Against cancer: in search of a cure that has not just arrived
Today, cancer remains the most feared disease ahead of heart attacks, AIDS or Alzheimer’s. During the last decade, advances in cancer biology have led to a better understanding of this complex set of diseases.
However, these advances do not just reach hospitals, they do not translate into more effective drugs, nor do they help us to develop new and better treatments. Why does it always seem like we’re about to find the cancer cure and never get it?
A cure that never comes
From time to time a study appears to have made a giant leap in the cure of a certain type of cancer. But time passes and the successes we get in basic research have many difficulties to become treatments.
It is true that this, to a greater or lesser extent, occurs in all diseases, but failure rates in cancer research are well above average. In 2011, Lisa Hutchinson and Rebecca Kirk discovered that only 5% of all drugs that had proven their effectiveness in preclinical phases came on the market. In the case of cardiovascular or neurological diseases the rate is 20%.
As a result, Hutchinson and Kirk argued that basic research strategies were not working. We were failing to identify real opportunities in which to focus our resources. And that means that for each new cancer treatment we need four times more staff, four times more resources and four times more time than to develop a cardiovascular treatment.
The crisis of science comes to medicine
They were not misled. Also in 2011, Bayer Healthcare announced that its scientists could only replicate 25% of the latest findings on cancer biology. And the following year, another pharmacist, Amgen, announced that they could only reproduce 11%.
Pharmacists were pointing to a problem that only they were in a position to identify. After all, they are almost the only ones who try to repeat the experiments to try to develop therapeutic approaches.
The alarms went off. Was it possible that a good part of all the advances of the last decades were wrong? Was that the real reason why we only got that 5% clinical success? How had no one noticed before?
As you can see, they were questions that filled the waterline of the cancer research community. And to answer them was created the Reproducibility Project: Cancer Biology (RP: CB), a project oriented to review the most important discoveries of the last years.
A few weeks ago, we talked about this problem and that the first results of RP: CB were not good: only two of the first five studies reviewed had been replicable.
Are we shaking hands?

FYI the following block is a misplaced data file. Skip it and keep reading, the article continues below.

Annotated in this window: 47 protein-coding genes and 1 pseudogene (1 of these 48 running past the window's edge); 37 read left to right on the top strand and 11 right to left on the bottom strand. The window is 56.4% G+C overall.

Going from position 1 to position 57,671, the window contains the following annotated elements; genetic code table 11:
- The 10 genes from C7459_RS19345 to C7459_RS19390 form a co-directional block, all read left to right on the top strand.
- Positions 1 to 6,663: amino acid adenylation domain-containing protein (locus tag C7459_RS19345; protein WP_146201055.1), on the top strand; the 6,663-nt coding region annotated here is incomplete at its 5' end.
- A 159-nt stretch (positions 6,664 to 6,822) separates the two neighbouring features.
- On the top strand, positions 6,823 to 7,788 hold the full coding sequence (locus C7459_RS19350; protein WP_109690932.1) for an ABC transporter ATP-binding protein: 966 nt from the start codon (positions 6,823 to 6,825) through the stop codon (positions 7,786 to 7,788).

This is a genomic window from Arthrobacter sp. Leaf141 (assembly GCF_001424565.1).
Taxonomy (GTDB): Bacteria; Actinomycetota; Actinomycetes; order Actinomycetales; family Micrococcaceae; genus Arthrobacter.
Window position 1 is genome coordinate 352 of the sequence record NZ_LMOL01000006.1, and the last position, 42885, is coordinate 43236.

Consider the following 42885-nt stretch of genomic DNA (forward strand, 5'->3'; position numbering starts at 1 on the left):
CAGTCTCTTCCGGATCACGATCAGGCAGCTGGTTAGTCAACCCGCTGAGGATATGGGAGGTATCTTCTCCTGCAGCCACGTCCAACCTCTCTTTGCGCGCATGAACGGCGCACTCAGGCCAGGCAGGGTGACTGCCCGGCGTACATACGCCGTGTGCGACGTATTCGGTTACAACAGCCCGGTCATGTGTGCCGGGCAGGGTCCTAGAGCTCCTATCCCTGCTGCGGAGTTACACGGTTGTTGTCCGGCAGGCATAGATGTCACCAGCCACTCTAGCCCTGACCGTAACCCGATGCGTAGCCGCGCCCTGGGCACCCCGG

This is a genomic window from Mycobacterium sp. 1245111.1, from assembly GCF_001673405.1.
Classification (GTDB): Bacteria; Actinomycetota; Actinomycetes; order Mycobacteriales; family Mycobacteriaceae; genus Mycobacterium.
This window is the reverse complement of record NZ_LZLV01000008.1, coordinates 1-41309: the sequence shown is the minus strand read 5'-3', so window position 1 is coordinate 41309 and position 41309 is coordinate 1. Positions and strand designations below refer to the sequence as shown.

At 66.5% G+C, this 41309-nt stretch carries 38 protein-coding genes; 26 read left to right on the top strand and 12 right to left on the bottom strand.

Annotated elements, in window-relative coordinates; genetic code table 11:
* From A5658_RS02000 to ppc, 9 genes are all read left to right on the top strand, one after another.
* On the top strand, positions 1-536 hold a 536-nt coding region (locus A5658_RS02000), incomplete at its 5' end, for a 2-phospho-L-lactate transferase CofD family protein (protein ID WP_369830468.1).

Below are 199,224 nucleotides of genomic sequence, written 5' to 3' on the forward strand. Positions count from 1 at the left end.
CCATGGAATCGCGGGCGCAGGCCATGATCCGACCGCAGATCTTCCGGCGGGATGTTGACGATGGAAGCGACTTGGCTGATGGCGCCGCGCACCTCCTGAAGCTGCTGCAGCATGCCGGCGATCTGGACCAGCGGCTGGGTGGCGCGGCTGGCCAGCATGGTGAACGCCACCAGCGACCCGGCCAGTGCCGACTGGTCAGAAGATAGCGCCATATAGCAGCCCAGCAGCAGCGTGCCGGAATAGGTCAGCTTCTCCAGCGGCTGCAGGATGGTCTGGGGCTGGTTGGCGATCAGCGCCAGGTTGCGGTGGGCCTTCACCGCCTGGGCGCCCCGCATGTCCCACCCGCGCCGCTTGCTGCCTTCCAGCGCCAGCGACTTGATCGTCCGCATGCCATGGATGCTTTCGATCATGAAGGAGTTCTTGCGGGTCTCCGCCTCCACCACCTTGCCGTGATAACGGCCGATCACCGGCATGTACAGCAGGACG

You can not say that. The data clearly show that we are moving forward. Yes, half of men and one third of women will have cancer throughout their lives and remains the fifth leading cause of death globally, but even so, cancer mortality declines at a rate of 1.3% per year .
The genetic, diagnostic and therapeutic advances that have come to clinics and hospitals have been an impressive step forward. The awaited cure has not arrived, but we have made great strides.
To perceive this change, it is sufficient to see what the Swedish novelist Henning Mankell wrote a couple of years ago about the disease:
“I am a son of the 1940s and I believe that all of my generation automatically associate cancer with death. Although I know, like the others, that the studies that have been done on cancer have advanced incredibly in recent 50 years and that cancer is not synonymous with an inevitable end, no doubt the old belief remains somewhere inside me ”
That old belief is, in fact, another of the great fields of research that we did not address in our review last year: behavioral medicine, psychological support and public policies against stigma and in favor of standardization.
And is that although we are sometimes unaware of it and tend to focus only on the medical side, the mere fact of having cancer carries a very hard emotional, social and occupational stigma. A stigma that the lives of patients change completely and their quality of life suffers. Above all, how people react to their environment.
So, When will we have the cancer cure?
All this does not mean that we are doing it wrong, it means we have to do it better. The fight against cancer is a long, complex and little photogenic process. The focus of the press and the continuous news about how close we are to getting their cure, even if they arise precisely from the desire we have for it to be, only manage to generate false expectations and make noise in a field of research quite upset.
Above all, because if we look at cancer research rigorously, we have to recognize that we are not close to curing cancer. But we are close to getting it to become a chronic and incurable disease, but not mortal. Or at least we are willing to try.